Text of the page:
Masters and Slaves

“Alone Together” written by MIT professor Sherry Turkle is big news because in it she lays out the case that the various means of social networking, via technological advances, have actually diminished our ability to communicate not enhanced it.

Well, forgive me for I told you so, but I came to that conclusion years ago… writing and speaking about it ever since. While I had no scientific data to back up my conclusion, I had eyes, ears and common sense. Admittedly, pre-technological apparatus… but quite useful none-the-less.

My observation was that when social-spiritual development is outpaced by technological development the result is alienation, dependency and in extreme cases addiction to the technology.

Why? Well, for two reasons.

First, because we are going to be slaves to something in our lives.  Now before you get all huffy about that statement, allow me to explain.  When I say “slave” I mean that we humans will spend our lives in service to something.  We will each select goals, or ends, and means by which to achieve them.  Without core ethical and moral underpinnings that support us in discerning positive means and ends from negative ones, we are easily seduced by the most expeditious route to where we want to go… however, not necessarily the most life-affirming route.  Core ethical and moral values are best developed over time, observing people who exemplify them by their behavior.

Technology applied to social networking lacks these necessary characteristics. In fact, it stands in direct opposition to them:  1) Its rapid, not allowing for a natural unfolding or development.  2) The human element is sublimated to the technology.  3) The physical distance combined with anonymity negates the behavioral aspect completely.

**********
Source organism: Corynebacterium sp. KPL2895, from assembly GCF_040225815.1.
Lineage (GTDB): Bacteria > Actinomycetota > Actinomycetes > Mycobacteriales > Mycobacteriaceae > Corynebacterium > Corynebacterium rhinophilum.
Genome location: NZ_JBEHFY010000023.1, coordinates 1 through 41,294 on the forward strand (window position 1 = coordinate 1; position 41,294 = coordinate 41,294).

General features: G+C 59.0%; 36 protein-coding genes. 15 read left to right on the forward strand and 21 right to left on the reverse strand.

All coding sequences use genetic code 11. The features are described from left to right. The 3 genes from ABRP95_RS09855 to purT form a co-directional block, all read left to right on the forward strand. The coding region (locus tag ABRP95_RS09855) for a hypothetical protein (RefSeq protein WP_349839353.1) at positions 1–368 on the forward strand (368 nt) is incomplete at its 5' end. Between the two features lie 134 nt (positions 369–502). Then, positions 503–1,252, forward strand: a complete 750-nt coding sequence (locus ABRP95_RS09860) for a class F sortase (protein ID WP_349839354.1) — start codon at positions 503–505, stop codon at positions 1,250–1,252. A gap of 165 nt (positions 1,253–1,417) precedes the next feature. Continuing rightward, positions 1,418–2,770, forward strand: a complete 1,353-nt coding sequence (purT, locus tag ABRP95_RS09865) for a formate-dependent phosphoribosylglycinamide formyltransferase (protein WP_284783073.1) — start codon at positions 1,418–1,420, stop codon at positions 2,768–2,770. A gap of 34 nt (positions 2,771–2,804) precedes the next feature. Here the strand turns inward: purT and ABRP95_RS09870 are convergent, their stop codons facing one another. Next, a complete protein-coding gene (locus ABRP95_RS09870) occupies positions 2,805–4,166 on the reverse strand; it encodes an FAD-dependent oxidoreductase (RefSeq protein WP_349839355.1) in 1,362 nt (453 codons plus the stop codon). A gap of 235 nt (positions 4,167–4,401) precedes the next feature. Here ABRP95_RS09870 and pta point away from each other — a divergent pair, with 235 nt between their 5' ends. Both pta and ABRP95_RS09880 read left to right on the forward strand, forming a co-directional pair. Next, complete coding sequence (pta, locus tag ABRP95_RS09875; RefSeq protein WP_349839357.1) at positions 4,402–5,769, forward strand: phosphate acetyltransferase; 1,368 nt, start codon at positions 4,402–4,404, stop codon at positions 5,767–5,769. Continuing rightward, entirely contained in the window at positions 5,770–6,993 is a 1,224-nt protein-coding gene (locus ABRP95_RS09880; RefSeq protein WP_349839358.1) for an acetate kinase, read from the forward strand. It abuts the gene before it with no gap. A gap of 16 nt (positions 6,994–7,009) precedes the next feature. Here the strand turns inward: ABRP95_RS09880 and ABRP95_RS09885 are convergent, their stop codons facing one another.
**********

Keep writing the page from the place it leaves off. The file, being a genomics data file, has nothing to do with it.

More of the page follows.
Simply put, social networking is a misnomer.  Its social alienating.

But back to slavery.

In Egypt, Pharaoh knew what he was doing.  In mystical Judaism it is taught that the Jews were slaves not because they were physically imprisoned, but because they were socially and spiritually dependent and thereby imprisoned.  It wasn’t their bodies Pharaoh took claim to it was their consciousness and their laziness (a/k/a wanting to get things the easy way). The Jews traded freedom of thought for comfort and ease. It is further taught that it’s a “story” in which Pharaoh represents the reliance upon materiality and physical enslavement represents unconsciousness (a/k/a) relinquishment of human consciousness.

I remember many years ago, pre-WORD, when I was working in DOS.  As my computer was booting up the hard drive, I saw the words “master drive ” and “slave drive” flash across the screen.  It gave me pause.  I actually thought it was a joke, albeit a dangerous one, originating in some programmer’s mind who then saw the potential inherent in the medium.

I am many things, but first and foremost I am the mother of a seventeen year-old daughter.  Anyone with a teenager knows the distance, detachment and danger inherent in the unbridled access and use of social networking.  The big worry isn’t carpal tunnel syndrome or arthritic thumbs.  It’s inhumanity.

So, many thanks to Professor Turkle for providing data for all those who need it.  As for me, I just looked around at the kids and saw the future.  It’s a time-tested method for discerning where we’re headed.

As for possible solutions:  Reprioritize your life.  Slow it down.  Be able to look into the eyes of the people from whom you are learning life’s lessons.  Be willing to do things the hard way.  Breathe.  Laugh.  Love.

If you’re going to be slave, choose a Master with a heart.

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